Corn fritters are a food I loved as a child but in adulthood I've never been able to make them without producing a fritter that is too floury or too flat. So I was keen to try these when I saw them in the freezer as they seemed to be pretty close to a corn fritter I would make at home, if I could.

Birds Eye Corn Fritters. $8.84 for 500g.


Corn (55 per cent)

You can clearly see lots of pieces of corn in these fritters. I would think these would provide some good fibre in your diet but there is no fibre listing on the ingredients panel. This amount of corn would be what you would expect if you were making them at home.

Wheat flour

A main ingredient in fritters, you would expect this to be in here.


Canola oil

Nice to know what oil is used in this product. Canola oil is extracted from rapeseeds and is high in polyunsaturated fats.

Thickeners (1422,461, 1404, xanthan gum, guar gum)

There are a lot of thickeners in here, which is a bit puzzling. But considering this is a frozen product, I'm guessing they are required to help the fritter hold its shape.

They are acetylated distarch adipate (1422) a treated starch, methyl-cellulose (461) which is made from wool and cotton; oxidised starch (1404), which is a starch oxidised by using sodium hypochlorite; xanthan gum, which is created out of fermented sucrose and glucose; and guar gum, which is made out of guar bean seeds.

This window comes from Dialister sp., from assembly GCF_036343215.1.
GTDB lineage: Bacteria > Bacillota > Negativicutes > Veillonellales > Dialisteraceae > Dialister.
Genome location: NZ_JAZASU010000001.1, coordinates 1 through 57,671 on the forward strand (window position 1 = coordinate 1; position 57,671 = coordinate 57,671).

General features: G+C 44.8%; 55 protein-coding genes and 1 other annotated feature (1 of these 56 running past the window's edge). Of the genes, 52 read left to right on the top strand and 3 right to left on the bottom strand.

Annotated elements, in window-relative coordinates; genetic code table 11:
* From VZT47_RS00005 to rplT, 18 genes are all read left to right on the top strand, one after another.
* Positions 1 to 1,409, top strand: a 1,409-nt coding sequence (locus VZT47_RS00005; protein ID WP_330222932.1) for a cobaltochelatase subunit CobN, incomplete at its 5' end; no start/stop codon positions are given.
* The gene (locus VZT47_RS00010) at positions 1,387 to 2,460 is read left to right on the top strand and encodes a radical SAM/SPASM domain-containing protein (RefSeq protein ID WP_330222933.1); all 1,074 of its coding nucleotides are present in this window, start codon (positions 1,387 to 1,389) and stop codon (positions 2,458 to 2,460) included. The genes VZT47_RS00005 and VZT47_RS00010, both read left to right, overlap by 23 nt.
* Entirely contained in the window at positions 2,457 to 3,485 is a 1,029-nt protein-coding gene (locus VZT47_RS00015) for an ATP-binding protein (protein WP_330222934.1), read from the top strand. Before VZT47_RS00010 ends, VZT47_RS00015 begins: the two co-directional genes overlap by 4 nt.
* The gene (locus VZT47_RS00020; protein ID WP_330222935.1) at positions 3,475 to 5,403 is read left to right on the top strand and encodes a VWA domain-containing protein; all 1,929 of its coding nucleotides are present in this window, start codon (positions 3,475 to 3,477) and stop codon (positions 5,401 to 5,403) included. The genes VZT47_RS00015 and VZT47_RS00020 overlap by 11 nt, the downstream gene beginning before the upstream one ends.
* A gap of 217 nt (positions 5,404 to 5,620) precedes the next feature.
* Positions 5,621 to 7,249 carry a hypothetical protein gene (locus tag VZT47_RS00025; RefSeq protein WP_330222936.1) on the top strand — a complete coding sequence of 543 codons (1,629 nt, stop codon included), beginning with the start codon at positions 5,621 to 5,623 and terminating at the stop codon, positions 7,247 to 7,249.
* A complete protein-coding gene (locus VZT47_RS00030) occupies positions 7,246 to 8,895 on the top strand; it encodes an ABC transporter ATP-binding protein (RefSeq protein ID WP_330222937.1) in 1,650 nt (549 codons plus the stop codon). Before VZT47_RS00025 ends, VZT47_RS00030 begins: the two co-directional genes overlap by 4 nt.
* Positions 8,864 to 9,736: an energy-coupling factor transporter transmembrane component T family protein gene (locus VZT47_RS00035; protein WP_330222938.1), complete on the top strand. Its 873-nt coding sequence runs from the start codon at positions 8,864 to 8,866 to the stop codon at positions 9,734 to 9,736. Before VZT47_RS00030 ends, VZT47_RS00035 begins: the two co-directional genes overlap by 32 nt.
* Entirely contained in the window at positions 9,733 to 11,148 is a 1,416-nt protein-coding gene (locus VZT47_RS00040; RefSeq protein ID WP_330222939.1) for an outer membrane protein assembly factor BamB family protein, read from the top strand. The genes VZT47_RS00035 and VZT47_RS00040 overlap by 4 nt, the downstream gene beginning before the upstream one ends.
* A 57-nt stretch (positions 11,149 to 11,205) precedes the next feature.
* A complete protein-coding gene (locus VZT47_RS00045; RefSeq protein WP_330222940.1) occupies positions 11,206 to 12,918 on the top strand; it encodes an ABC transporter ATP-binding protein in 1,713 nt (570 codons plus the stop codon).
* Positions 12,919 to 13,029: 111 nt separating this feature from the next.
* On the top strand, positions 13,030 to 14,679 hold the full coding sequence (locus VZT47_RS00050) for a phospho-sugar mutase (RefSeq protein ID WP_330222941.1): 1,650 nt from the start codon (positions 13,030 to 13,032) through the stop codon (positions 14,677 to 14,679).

Maize flour

This is cornflour, another thickener.



Nice to see so little sugar in here. If you made these at home out of a can of creamed corn they would be much sweeter. You'll get just 1.9g of sugar per 55g fritter.


These are also not too salty. Just 149mg of sodium per 55g fritter.

Maize starch

Not sure how this is different to corn flour above but it will most likely be in here to thicken the fritter.

Rice flour

I think this is probably used in the outside coating to give the fritter a crisp finish.

Wheat bran

This is another high-fibre ingredient.


This is unlikely to be in here for rising purposes, more likely in here for flavour.

Acidity regulators (450, sodium bicarbonate)

This is baking soda and diphosphates (450).


This is another form of sugar, but as the last ingredient would be in here in very tiny amounts.

My recommendations:

I expected these to by highly salted and sweet like so many other freezer products I have looked at. But these tasted just fine and much better than the corn fritters I have attempted to make in the past.

Two fritters will give you about 900kj or 225 calories, which is great for a light lunch with a green salad and chutney or in my case homemade tomato sauce. You are getting an unusually high number of thickeners in the mix but these don't generally cause any reactions in people.

These would be great for vegetarians and they also have the benefit of no added artificial colours, flavours or preservatives. I bought these for $8.42 at a Four Square so you may find them cheaper in larger supermarkets but either way with nine fritters per box that's four lunches and one extra for later.


• No artificial colours, flavours or preservatives.

• An awful lot of thickeners.

• Low in sugar and salt.